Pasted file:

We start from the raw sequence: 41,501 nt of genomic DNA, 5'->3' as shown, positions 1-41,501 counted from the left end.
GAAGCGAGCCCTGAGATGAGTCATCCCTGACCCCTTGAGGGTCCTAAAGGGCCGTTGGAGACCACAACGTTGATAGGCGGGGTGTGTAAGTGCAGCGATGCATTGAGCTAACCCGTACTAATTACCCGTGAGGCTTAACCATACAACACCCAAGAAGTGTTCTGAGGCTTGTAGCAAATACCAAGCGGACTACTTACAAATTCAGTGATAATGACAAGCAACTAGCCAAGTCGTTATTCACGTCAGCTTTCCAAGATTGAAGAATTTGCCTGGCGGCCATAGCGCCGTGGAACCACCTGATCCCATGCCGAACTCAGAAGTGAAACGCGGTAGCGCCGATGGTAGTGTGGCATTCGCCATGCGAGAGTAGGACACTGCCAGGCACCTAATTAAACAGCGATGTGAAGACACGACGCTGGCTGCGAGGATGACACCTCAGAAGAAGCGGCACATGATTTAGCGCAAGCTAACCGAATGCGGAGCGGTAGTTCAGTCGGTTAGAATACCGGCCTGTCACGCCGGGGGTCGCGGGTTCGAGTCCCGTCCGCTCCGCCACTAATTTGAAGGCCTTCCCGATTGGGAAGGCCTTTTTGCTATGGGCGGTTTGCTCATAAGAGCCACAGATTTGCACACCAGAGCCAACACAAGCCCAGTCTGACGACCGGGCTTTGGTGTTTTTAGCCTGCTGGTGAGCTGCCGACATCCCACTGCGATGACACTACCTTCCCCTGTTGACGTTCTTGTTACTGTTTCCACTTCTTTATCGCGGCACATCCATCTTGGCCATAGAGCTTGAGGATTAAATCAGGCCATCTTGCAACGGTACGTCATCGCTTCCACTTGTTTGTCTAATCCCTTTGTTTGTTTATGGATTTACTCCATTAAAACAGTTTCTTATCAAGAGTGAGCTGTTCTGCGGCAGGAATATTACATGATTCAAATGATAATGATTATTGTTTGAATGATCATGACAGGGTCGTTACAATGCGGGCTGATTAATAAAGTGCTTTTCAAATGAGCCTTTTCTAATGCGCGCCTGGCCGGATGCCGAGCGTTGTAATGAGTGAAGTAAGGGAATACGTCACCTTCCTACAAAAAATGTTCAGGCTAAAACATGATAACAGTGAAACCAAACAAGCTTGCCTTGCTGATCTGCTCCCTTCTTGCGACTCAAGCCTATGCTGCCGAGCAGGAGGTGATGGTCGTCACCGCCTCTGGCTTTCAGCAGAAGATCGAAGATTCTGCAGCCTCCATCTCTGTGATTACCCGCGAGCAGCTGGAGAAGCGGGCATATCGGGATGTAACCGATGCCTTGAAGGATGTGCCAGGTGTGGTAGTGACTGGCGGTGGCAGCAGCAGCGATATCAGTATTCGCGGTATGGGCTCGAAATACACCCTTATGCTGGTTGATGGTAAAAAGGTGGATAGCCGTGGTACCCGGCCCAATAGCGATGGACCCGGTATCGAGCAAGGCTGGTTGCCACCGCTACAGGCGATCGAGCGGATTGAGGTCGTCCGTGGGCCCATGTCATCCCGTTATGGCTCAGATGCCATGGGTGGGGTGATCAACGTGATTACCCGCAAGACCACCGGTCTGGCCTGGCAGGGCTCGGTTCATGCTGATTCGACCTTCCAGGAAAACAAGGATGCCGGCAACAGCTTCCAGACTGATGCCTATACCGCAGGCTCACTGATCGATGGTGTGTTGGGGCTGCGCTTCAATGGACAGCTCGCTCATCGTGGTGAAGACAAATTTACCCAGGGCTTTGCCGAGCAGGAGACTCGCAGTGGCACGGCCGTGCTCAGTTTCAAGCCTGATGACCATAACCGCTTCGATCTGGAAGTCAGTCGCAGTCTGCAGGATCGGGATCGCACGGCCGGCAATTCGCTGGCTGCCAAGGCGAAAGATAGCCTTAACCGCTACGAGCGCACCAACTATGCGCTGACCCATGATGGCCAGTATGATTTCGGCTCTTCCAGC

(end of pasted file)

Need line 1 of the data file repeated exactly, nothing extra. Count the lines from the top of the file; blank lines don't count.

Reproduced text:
We start from the raw sequence: 41,501 nt of genomic DNA, 5'->3' as shown, positions 1-41,501 counted from the left end.